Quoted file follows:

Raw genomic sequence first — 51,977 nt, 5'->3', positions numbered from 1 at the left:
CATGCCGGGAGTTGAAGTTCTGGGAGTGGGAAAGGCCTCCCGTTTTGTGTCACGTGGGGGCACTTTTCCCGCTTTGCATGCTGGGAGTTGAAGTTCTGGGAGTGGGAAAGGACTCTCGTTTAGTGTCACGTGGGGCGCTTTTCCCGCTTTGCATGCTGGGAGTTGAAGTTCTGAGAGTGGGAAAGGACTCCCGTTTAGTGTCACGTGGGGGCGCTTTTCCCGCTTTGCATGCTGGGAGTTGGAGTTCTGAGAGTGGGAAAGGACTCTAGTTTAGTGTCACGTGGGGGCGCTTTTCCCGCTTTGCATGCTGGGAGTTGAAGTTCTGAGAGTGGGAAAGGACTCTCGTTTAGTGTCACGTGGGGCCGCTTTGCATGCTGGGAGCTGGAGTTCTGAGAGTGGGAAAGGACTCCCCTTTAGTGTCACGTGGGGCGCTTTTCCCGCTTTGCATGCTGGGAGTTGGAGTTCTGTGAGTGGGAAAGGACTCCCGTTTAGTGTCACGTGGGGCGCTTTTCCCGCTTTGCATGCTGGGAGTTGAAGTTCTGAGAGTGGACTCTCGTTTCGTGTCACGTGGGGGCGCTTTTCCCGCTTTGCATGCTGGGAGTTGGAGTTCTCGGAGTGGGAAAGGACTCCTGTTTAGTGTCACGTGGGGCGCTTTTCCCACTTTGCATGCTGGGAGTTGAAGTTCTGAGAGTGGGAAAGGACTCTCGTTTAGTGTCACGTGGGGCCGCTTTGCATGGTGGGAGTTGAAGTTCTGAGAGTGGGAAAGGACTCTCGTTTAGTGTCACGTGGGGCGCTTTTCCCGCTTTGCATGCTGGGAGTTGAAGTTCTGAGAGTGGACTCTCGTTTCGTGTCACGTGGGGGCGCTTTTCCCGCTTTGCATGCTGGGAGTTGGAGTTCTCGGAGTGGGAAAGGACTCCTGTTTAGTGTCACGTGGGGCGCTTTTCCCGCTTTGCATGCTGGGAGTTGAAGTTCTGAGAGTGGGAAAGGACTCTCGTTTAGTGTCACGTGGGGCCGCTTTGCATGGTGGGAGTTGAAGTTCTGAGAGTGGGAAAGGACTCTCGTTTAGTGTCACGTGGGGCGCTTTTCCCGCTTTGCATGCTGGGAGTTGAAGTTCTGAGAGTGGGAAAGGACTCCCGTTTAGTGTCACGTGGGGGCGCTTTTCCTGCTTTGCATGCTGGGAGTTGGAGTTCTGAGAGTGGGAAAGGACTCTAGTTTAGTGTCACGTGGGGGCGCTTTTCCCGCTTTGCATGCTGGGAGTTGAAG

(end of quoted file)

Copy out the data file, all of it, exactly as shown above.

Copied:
Raw genomic sequence first — 51,977 nt, 5'->3', positions numbered from 1 at the left:
CATGCCGGGAGTTGAAGTTCTGGGAGTGGGAAAGGCCTCCCGTTTTGTGTCACGTGGGGGCACTTTTCCCGCTTTGCATGCTGGGAGTTGAAGTTCTGGGAGTGGGAAAGGACTCTCGTTTAGTGTCACGTGGGGCGCTTTTCCCGCTTTGCATGCTGGGAGTTGAAGTTCTGAGAGTGGGAAAGGACTCCCGTTTAGTGTCACGTGGGGGCGCTTTTCCCGCTTTGCATGCTGGGAGTTGGAGTTCTGAGAGTGGGAAAGGACTCTAGTTTAGTGTCACGTGGGGGCGCTTTTCCCGCTTTGCATGCTGGGAGTTGAAGTTCTGAGAGTGGGAAAGGACTCTCGTTTAGTGTCACGTGGGGCCGCTTTGCATGCTGGGAGCTGGAGTTCTGAGAGTGGGAAAGGACTCCCCTTTAGTGTCACGTGGGGCGCTTTTCCCGCTTTGCATGCTGGGAGTTGGAGTTCTGTGAGTGGGAAAGGACTCCCGTTTAGTGTCACGTGGGGCGCTTTTCCCGCTTTGCATGCTGGGAGTTGAAGTTCTGAGAGTGGACTCTCGTTTCGTGTCACGTGGGGGCGCTTTTCCCGCTTTGCATGCTGGGAGTTGGAGTTCTCGGAGTGGGAAAGGACTCCTGTTTAGTGTCACGTGGGGCGCTTTTCCCACTTTGCATGCTGGGAGTTGAAGTTCTGAGAGTGGGAAAGGACTCTCGTTTAGTGTCACGTGGGGCCGCTTTGCATGGTGGGAGTTGAAGTTCTGAGAGTGGGAAAGGACTCTCGTTTAGTGTCACGTGGGGCGCTTTTCCCGCTTTGCATGCTGGGAGTTGAAGTTCTGAGAGTGGACTCTCGTTTCGTGTCACGTGGGGGCGCTTTTCCCGCTTTGCATGCTGGGAGTTGGAGTTCTCGGAGTGGGAAAGGACTCCTGTTTAGTGTCACGTGGGGCGCTTTTCCCGCTTTGCATGCTGGGAGTTGAAGTTCTGAGAGTGGGAAAGGACTCTCGTTTAGTGTCACGTGGGGCCGCTTTGCATGGTGGGAGTTGAAGTTCTGAGAGTGGGAAAGGACTCTCGTTTAGTGTCACGTGGGGCGCTTTTCCCGCTTTGCATGCTGGGAGTTGAAGTTCTGAGAGTGGGAAAGGACTCCCGTTTAGTGTCACGTGGGGGCGCTTTTCCTGCTTTGCATGCTGGGAGTTGGAGTTCTGAGAGTGGGAAAGGACTCTAGTTTAGTGTCACGTGGGGGCGCTTTTCCCGCTTTGCATGCTGGGAGTTGAAG